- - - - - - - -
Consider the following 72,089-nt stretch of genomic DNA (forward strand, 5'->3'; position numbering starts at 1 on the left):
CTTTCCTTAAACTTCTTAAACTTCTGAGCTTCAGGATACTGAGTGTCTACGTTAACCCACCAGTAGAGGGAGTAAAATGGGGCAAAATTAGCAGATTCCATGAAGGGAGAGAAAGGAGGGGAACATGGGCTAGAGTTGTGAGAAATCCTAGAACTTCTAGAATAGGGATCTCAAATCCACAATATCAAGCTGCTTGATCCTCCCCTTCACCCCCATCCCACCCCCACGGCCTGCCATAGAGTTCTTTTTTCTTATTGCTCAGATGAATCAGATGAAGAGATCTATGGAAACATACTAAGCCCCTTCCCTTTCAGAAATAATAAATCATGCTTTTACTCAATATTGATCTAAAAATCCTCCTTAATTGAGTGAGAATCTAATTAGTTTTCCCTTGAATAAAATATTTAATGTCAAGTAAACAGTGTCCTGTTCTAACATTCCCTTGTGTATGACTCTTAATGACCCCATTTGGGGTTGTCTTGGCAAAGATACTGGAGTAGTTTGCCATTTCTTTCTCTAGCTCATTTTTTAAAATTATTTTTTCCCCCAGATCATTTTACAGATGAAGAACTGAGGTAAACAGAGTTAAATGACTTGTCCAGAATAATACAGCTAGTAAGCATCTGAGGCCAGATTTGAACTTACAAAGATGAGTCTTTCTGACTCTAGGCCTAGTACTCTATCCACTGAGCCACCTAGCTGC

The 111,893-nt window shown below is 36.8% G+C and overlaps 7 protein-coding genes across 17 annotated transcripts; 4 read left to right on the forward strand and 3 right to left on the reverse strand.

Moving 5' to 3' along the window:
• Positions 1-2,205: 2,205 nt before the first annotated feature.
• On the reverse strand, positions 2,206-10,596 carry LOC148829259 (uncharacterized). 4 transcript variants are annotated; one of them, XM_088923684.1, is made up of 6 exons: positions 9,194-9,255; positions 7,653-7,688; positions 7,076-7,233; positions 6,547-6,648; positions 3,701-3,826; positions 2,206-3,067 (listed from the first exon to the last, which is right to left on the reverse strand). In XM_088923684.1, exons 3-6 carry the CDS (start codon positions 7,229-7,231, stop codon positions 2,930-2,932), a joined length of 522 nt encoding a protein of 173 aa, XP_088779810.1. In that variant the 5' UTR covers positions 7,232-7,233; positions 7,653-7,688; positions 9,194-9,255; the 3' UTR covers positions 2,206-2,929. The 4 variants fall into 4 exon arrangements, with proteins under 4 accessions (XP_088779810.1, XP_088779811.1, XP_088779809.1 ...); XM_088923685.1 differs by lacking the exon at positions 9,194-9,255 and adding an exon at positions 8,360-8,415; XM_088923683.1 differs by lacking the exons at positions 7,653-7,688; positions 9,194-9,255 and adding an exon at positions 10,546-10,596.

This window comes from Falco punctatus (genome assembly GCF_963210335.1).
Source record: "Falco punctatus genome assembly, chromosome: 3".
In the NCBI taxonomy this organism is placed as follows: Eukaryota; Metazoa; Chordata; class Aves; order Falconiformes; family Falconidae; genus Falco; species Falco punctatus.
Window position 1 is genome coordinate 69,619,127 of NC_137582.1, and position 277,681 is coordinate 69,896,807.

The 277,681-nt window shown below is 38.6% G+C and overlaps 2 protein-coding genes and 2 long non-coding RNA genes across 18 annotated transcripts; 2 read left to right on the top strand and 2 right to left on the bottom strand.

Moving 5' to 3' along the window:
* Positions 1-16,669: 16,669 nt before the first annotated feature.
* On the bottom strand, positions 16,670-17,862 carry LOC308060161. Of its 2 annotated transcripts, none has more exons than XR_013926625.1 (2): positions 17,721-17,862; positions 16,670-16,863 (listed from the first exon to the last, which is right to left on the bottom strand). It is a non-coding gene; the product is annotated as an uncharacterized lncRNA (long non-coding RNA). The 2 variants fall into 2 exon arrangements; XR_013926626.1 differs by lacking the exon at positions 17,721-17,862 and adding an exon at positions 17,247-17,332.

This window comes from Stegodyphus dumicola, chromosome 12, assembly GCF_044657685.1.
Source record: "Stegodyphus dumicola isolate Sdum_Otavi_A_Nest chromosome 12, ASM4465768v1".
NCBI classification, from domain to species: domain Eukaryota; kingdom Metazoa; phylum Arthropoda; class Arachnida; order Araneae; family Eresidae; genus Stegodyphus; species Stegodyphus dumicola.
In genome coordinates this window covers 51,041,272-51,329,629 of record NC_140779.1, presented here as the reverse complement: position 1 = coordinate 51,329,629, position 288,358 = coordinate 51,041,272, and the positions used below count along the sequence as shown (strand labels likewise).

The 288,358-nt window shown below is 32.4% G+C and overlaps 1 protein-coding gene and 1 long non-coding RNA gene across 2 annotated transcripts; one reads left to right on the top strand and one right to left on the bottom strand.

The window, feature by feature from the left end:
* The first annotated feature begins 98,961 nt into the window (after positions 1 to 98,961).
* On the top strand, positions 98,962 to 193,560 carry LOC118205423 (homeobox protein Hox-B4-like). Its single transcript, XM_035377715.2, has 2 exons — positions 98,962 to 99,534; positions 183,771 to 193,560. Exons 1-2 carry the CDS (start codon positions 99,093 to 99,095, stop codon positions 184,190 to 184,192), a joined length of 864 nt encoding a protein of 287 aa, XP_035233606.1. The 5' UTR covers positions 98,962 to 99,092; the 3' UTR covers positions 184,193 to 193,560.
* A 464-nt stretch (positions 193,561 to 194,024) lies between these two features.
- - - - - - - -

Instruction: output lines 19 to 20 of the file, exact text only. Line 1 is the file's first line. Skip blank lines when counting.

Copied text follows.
The 288,358-nt window shown below is 32.4% G+C and overlaps 1 protein-coding gene and 1 long non-coding RNA gene across 2 annotated transcripts; one reads left to right on the top strand and one right to left on the bottom strand.

The window, feature by feature from the left end: